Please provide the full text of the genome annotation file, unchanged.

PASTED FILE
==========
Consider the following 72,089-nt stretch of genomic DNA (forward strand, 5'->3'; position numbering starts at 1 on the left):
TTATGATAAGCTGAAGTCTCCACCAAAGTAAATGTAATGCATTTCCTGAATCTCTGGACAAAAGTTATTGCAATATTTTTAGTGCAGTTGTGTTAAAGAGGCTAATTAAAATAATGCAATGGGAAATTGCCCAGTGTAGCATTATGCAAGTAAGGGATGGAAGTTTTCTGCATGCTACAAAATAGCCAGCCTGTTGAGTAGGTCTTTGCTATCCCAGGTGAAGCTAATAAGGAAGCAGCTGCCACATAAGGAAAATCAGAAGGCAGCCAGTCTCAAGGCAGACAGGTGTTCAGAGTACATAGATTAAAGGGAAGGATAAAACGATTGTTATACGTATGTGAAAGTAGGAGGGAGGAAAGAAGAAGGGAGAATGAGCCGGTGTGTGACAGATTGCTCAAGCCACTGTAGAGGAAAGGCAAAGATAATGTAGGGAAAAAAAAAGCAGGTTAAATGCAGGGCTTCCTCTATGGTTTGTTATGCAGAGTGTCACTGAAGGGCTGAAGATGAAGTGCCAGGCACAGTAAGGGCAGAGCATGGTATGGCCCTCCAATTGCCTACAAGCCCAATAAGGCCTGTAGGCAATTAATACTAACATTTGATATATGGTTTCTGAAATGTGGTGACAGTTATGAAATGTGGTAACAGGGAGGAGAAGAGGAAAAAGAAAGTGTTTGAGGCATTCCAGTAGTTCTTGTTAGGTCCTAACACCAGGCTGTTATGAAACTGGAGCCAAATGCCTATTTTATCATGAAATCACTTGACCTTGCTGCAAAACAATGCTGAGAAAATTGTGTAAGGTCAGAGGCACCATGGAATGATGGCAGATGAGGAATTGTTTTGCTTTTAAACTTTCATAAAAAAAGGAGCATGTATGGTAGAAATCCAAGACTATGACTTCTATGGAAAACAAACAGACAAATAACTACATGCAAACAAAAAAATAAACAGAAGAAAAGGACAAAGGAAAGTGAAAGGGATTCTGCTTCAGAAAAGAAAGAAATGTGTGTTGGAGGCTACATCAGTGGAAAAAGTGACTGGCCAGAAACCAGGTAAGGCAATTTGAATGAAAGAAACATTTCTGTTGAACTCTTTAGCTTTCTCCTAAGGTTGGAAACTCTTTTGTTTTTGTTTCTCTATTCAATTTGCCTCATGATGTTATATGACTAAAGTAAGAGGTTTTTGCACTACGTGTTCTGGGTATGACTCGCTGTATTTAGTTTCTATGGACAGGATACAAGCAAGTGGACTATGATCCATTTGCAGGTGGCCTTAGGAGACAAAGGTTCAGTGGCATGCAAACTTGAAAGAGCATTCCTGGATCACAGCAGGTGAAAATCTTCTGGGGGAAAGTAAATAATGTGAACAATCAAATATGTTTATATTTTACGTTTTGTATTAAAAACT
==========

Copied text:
Consider the following 72,089-nt stretch of genomic DNA (forward strand, 5'->3'; position numbering starts at 1 on the left):
TTATGATAAGCTGAAGTCTCCACCAAAGTAAATGTAATGCATTTCCTGAATCTCTGGACAAAAGTTATTGCAATATTTTTAGTGCAGTTGTGTTAAAGAGGCTAATTAAAATAATGCAATGGGAAATTGCCCAGTGTAGCATTATGCAAGTAAGGGATGGAAGTTTTCTGCATGCTACAAAATAGCCAGCCTGTTGAGTAGGTCTTTGCTATCCCAGGTGAAGCTAATAAGGAAGCAGCTGCCACATAAGGAAAATCAGAAGGCAGCCAGTCTCAAGGCAGACAGGTGTTCAGAGTACATAGATTAAAGGGAAGGATAAAACGATTGTTATACGTATGTGAAAGTAGGAGGGAGGAAAGAAGAAGGGAGAATGAGCCGGTGTGTGACAGATTGCTCAAGCCACTGTAGAGGAAAGGCAAAGATAATGTAGGGAAAAAAAAAGCAGGTTAAATGCAGGGCTTCCTCTATGGTTTGTTATGCAGAGTGTCACTGAAGGGCTGAAGATGAAGTGCCAGGCACAGTAAGGGCAGAGCATGGTATGGCCCTCCAATTGCCTACAAGCCCAATAAGGCCTGTAGGCAATTAATACTAACATTTGATATATGGTTTCTGAAATGTGGTGACAGTTATGAAATGTGGTAACAGGGAGGAGAAGAGGAAAAAGAAAGTGTTTGAGGCATTCCAGTAGTTCTTGTTAGGTCCTAACACCAGGCTGTTATGAAACTGGAGCCAAATGCCTATTTTATCATGAAATCACTTGACCTTGCTGCAAAACAATGCTGAGAAAATTGTGTAAGGTCAGAGGCACCATGGAATGATGGCAGATGAGGAATTGTTTTGCTTTTAAACTTTCATAAAAAAAGGAGCATGTATGGTAGAAATCCAAGACTATGACTTCTATGGAAAACAAACAGACAAATAACTACATGCAAACAAAAAAATAAACAGAAGAAAAGGACAAAGGAAAGTGAAAGGGATTCTGCTTCAGAAAAGAAAGAAATGTGTGTTGGAGGCTACATCAGTGGAAAAAGTGACTGGCCAGAAACCAGGTAAGGCAATTTGAATGAAAGAAACATTTCTGTTGAACTCTTTAGCTTTCTCCTAAGGTTGGAAACTCTTTTGTTTTTGTTTCTCTATTCAATTTGCCTCATGATGTTATATGACTAAAGTAAGAGGTTTTTGCACTACGTGTTCTGGGTATGACTCGCTGTATTTAGTTTCTATGGACAGGATACAAGCAAGTGGACTATGATCCATTTGCAGGTGGCCTTAGGAGACAAAGGTTCAGTGGCATGCAAACTTGAAAGAGCATTCCTGGATCACAGCAGGTGAAAATCTTCTGGGGGAAAGTAAATAATGTGAACAATCAAATATGTTTATATTTTACGTTTTGTATTAAAAACT